And here we go


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  1. Crude

    Crude Well-Known Member This Topic's Starter

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    Review & Outlook: Healthamburglar - WSJ.com

    IF McDonalds is held to the "inshure everyone" standart that Obamacare was hyped as then your value meal may be $10 or more instead of the $5 you are paying now.

    btw this is only the beginning, our economy sucks. This program, among others is going to keep it sucking for a while.
     

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  2. mpw

    mpw Well-Known Member

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    The article gives a figure of less than $100/month as a low premium; what's the approx. monthly premium of a good, comprehensive plan of the type that 'ObamaCare' is suggesting should be the standard?
     
  3. Vihzel

    Vihzel Destroying Balls Everyday VIP Member

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    "In a statement, McDonald's did say that it was "completely false" to suggest that "we plan to drop health care coverage for our employees," and "regardless of how the regulations evolve over the next several months, McDonald's is committed to providing competitive pay and benefits." No doubt that's true: McDonald's will still need to attract workers—not to mention that corporations of its size and brand recognition are very sensitive to political intimidation."

    "But McDonald's didn't deny that the new rules will wipe out its existing plans."

    Speculation?
     
  4. copestag

    copestag Well-Known Member

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    theres nothing much to speculate on....... only 3 possible outcomes

    1) they drop all coverage - which theyve said they wont

    2) they switch their coverage to higher priced compliant plans - means premiums will increase for the workers not to mention the employer portion will increase which means prices to customers will increase.... bad business for all involved - not likely to happen

    3) they get the waiver that says they dont have to comply with obamacare rules - definitely going to happen..... the administration cant afford to keep exposing their failures to the public
     
  5. zauper

    zauper Well-Known Member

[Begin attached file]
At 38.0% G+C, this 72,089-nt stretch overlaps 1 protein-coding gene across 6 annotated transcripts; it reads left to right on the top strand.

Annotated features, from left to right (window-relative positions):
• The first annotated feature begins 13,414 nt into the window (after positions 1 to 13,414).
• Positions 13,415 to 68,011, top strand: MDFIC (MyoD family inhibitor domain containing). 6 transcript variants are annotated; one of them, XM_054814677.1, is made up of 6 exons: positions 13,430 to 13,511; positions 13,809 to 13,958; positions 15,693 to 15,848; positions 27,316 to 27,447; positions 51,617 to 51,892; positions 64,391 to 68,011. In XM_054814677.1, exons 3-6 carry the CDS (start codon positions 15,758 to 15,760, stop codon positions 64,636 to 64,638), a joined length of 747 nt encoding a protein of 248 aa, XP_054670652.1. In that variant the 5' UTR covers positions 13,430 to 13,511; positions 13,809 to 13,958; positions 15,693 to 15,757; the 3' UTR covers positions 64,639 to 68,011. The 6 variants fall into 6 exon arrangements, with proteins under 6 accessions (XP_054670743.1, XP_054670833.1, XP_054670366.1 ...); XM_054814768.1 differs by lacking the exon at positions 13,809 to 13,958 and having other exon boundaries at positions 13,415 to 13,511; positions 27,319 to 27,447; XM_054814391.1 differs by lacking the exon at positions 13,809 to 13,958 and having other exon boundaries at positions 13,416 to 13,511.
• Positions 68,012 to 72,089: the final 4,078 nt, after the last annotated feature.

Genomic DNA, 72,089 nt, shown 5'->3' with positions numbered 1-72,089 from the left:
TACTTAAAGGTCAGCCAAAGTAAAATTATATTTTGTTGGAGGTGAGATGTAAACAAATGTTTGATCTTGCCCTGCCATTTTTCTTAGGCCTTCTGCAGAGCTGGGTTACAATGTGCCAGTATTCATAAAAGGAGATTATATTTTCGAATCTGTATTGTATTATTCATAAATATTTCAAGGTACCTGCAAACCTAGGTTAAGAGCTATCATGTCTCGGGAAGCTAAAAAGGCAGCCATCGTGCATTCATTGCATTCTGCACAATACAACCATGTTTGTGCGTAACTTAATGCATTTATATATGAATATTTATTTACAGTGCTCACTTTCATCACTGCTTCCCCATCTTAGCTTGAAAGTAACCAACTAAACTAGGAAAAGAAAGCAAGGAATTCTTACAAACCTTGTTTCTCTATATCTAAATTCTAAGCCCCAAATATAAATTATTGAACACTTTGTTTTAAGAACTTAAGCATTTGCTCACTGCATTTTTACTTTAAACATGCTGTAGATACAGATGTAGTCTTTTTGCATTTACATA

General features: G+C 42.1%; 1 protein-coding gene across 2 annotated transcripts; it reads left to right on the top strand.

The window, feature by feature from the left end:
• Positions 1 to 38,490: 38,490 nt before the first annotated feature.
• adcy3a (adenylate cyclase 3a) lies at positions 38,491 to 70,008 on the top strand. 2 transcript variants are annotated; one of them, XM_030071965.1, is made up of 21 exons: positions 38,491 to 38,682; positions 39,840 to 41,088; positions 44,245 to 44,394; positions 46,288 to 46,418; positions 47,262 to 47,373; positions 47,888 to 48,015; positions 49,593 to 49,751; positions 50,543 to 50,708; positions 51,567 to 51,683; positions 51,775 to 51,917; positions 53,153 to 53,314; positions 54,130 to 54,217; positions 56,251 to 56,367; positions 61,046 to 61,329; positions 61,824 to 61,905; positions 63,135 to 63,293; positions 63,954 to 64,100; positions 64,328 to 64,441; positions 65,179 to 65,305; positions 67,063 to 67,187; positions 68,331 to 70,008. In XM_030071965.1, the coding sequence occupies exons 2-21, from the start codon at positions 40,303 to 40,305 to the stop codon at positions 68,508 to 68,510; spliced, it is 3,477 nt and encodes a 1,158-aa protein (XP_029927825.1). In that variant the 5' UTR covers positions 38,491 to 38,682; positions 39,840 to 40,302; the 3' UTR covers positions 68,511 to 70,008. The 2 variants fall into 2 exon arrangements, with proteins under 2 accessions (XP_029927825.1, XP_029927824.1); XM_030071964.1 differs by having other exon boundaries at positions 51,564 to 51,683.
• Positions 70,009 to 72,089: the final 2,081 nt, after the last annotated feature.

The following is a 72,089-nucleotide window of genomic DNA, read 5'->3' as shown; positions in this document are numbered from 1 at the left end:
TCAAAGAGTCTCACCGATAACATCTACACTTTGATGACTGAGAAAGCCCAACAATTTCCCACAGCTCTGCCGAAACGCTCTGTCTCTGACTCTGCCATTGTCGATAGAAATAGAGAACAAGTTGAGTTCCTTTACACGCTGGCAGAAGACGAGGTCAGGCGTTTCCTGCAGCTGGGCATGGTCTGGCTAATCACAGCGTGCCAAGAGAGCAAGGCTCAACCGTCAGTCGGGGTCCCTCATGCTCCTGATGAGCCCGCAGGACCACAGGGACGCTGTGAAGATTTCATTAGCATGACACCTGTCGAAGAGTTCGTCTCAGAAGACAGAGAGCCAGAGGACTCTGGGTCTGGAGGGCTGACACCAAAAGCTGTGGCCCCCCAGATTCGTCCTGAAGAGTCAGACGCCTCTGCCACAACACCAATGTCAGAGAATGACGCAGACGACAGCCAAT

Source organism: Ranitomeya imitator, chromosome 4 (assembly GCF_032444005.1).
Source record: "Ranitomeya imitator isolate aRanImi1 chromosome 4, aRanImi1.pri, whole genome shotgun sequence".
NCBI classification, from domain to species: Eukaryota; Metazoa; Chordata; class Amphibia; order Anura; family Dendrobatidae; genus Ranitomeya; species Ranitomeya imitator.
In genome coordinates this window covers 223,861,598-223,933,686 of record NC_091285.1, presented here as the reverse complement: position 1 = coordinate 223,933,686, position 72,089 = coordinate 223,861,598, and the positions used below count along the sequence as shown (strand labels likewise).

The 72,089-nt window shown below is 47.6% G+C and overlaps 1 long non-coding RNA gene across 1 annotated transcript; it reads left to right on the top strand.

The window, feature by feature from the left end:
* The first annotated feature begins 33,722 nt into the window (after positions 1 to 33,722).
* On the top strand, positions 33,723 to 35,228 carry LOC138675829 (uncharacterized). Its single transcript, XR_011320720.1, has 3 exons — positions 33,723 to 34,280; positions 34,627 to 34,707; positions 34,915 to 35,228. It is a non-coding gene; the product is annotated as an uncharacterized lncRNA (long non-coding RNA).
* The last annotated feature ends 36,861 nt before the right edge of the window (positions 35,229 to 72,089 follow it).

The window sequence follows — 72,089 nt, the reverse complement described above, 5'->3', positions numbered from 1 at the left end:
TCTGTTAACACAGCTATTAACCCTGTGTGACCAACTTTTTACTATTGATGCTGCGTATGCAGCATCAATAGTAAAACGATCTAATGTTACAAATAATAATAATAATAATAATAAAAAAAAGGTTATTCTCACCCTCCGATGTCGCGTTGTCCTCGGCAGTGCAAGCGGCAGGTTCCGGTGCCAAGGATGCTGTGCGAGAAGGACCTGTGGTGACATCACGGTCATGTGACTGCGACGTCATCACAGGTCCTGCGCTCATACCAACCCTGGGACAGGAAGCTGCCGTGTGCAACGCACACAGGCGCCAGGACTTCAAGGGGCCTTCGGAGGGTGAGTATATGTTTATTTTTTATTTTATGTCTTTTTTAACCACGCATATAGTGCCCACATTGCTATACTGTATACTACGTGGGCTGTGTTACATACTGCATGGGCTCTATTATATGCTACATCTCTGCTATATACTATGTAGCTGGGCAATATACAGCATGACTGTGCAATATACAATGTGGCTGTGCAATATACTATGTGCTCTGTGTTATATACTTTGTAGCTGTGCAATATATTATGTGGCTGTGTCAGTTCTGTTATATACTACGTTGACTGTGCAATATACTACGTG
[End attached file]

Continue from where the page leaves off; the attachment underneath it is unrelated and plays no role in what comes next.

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    Considering that HHS has said that they will provide waivers if moving from a mini-med plan to a full-fledged health insurance plan would either substantially decrease access, or substantially increase cost, I don't see how they would fail to provide waivers here.

    I'm just curious if the waivers will provide an exemption to the individual health insurance fee and corporate health insurance fee.
     
  6. Crude

    Crude Well-Known Member This Topic's Starter

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    Once you start handing out waivers though, where does it end? This plan was hyped as coverage for everyone but here we are going back to the way things where with only one differance, you no longer have a choice.
     
  7. zauper

    zauper Well-Known Member

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    What choice did you have before that you no longer have?
     
  8. copestag

    copestag Well-Known Member

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    therein lies the problem........ they will give waivers to all these companies (and rightfully so)....... which means the individual will retain the same coverage at the same costs........ but then when the individual minimum mandates kick in these same individuals will be forced by law to increase their coverage because these waivered policies wont meet the standards....... individuals wont get waivers........ guess who this hurts in the end.... the obamacare overhaul to make sure everyone has coverage is going to put a big dent in that minimum wage employees paycheck... an employee that runs a very very low risk of needing any type of coverage at all